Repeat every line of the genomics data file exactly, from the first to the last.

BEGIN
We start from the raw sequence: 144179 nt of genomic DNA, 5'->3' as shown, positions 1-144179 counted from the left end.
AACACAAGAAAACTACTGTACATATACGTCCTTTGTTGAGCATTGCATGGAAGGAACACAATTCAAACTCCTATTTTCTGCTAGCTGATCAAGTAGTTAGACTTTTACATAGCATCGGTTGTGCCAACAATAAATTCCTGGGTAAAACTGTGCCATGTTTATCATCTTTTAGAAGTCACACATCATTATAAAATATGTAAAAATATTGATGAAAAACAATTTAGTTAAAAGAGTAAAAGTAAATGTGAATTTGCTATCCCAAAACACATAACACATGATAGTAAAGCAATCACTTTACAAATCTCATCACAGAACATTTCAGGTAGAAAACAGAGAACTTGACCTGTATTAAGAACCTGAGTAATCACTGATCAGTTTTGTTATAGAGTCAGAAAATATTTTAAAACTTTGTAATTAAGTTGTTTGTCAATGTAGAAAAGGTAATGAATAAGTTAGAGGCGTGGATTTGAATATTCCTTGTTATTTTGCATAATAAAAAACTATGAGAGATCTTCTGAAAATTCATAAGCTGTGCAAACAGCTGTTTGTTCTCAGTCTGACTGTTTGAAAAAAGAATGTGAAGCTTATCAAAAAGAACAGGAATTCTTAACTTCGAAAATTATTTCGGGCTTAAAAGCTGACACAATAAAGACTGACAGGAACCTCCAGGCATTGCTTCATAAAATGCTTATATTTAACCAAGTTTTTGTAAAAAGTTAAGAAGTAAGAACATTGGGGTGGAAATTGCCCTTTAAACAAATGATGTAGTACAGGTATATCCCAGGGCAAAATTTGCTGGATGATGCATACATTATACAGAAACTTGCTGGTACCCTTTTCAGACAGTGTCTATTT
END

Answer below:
We start from the raw sequence: 144179 nt of genomic DNA, 5'->3' as shown, positions 1-144179 counted from the left end.
AACACAAGAAAACTACTGTACATATACGTCCTTTGTTGAGCATTGCATGGAAGGAACACAATTCAAACTCCTATTTTCTGCTAGCTGATCAAGTAGTTAGACTTTTACATAGCATCGGTTGTGCCAACAATAAATTCCTGGGTAAAACTGTGCCATGTTTATCATCTTTTAGAAGTCACACATCATTATAAAATATGTAAAAATATTGATGAAAAACAATTTAGTTAAAAGAGTAAAAGTAAATGTGAATTTGCTATCCCAAAACACATAACACATGATAGTAAAGCAATCACTTTACAAATCTCATCACAGAACATTTCAGGTAGAAAACAGAGAACTTGACCTGTATTAAGAACCTGAGTAATCACTGATCAGTTTTGTTATAGAGTCAGAAAATATTTTAAAACTTTGTAATTAAGTTGTTTGTCAATGTAGAAAAGGTAATGAATAAGTTAGAGGCGTGGATTTGAATATTCCTTGTTATTTTGCATAATAAAAAACTATGAGAGATCTTCTGAAAATTCATAAGCTGTGCAAACAGCTGTTTGTTCTCAGTCTGACTGTTTGAAAAAAGAATGTGAAGCTTATCAAAAAGAACAGGAATTCTTAACTTCGAAAATTATTTCGGGCTTAAAAGCTGACACAATAAAGACTGACAGGAACCTCCAGGCATTGCTTCATAAAATGCTTATATTTAACCAAGTTTTTGTAAAAAGTTAAGAAGTAAGAACATTGGGGTGGAAATTGCCCTTTAAACAAATGATGTAGTACAGGTATATCCCAGGGCAAAATTTGCTGGATGATGCATACATTATACAGAAACTTGCTGGTACCCTTTTCAGACAGTGTCTATTT